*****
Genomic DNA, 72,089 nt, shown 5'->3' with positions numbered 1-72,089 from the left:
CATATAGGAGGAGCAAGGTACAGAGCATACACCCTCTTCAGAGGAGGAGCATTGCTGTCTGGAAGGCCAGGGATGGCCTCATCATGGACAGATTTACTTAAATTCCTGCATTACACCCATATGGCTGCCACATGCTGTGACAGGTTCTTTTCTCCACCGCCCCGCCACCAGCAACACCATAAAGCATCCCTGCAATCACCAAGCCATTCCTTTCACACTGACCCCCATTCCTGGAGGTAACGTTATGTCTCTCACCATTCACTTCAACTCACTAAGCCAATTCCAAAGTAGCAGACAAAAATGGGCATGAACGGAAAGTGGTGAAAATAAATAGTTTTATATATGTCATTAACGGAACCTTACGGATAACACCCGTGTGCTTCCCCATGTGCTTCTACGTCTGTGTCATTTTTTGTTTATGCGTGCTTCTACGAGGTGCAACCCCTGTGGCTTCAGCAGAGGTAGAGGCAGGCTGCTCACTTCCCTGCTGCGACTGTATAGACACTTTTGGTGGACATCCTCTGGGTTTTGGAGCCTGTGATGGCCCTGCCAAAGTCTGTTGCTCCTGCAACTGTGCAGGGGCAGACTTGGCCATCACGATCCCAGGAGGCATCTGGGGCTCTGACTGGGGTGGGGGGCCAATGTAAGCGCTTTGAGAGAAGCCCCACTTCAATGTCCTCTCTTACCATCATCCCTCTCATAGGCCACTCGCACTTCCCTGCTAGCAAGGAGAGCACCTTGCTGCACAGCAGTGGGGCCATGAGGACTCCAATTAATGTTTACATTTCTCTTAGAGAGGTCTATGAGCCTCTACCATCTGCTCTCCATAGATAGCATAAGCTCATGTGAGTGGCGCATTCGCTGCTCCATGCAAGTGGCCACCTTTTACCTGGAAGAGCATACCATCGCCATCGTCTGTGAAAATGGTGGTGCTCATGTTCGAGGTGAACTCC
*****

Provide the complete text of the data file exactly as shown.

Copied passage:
Genomic DNA, 72,089 nt, shown 5'->3' with positions numbered 1-72,089 from the left:
CATATAGGAGGAGCAAGGTACAGAGCATACACCCTCTTCAGAGGAGGAGCATTGCTGTCTGGAAGGCCAGGGATGGCCTCATCATGGACAGATTTACTTAAATTCCTGCATTACACCCATATGGCTGCCACATGCTGTGACAGGTTCTTTTCTCCACCGCCCCGCCACCAGCAACACCATAAAGCATCCCTGCAATCACCAAGCCATTCCTTTCACACTGACCCCCATTCCTGGAGGTAACGTTATGTCTCTCACCATTCACTTCAACTCACTAAGCCAATTCCAAAGTAGCAGACAAAAATGGGCATGAACGGAAAGTGGTGAAAATAAATAGTTTTATATATGTCATTAACGGAACCTTACGGATAACACCCGTGTGCTTCCCCATGTGCTTCTACGTCTGTGTCATTTTTTGTTTATGCGTGCTTCTACGAGGTGCAACCCCTGTGGCTTCAGCAGAGGTAGAGGCAGGCTGCTCACTTCCCTGCTGCGACTGTATAGACACTTTTGGTGGACATCCTCTGGGTTTTGGAGCCTGTGATGGCCCTGCCAAAGTCTGTTGCTCCTGCAACTGTGCAGGGGCAGACTTGGCCATCACGATCCCAGGAGGCATCTGGGGCTCTGACTGGGGTGGGGGGCCAATGTAAGCGCTTTGAGAGAAGCCCCACTTCAATGTCCTCTCTTACCATCATCCCTCTCATAGGCCACTCGCACTTCCCTGCTAGCAAGGAGAGCACCTTGCTGCACAGCAGTGGGGCCATGAGGACTCCAATTAATGTTTACATTTCTCTTAGAGAGGTCTATGAGCCTCTACCATCTGCTCTCCATAGATAGCATAAGCTCATGTGAGTGGCGCATTCGCTGCTCCATGCAAGTGGCCACCTTTTACCTGGAAGAGCATACCATCGCCATCGTCTGTGAAAATGGTGGTGCTCATGTTCGAGGTGAACTCC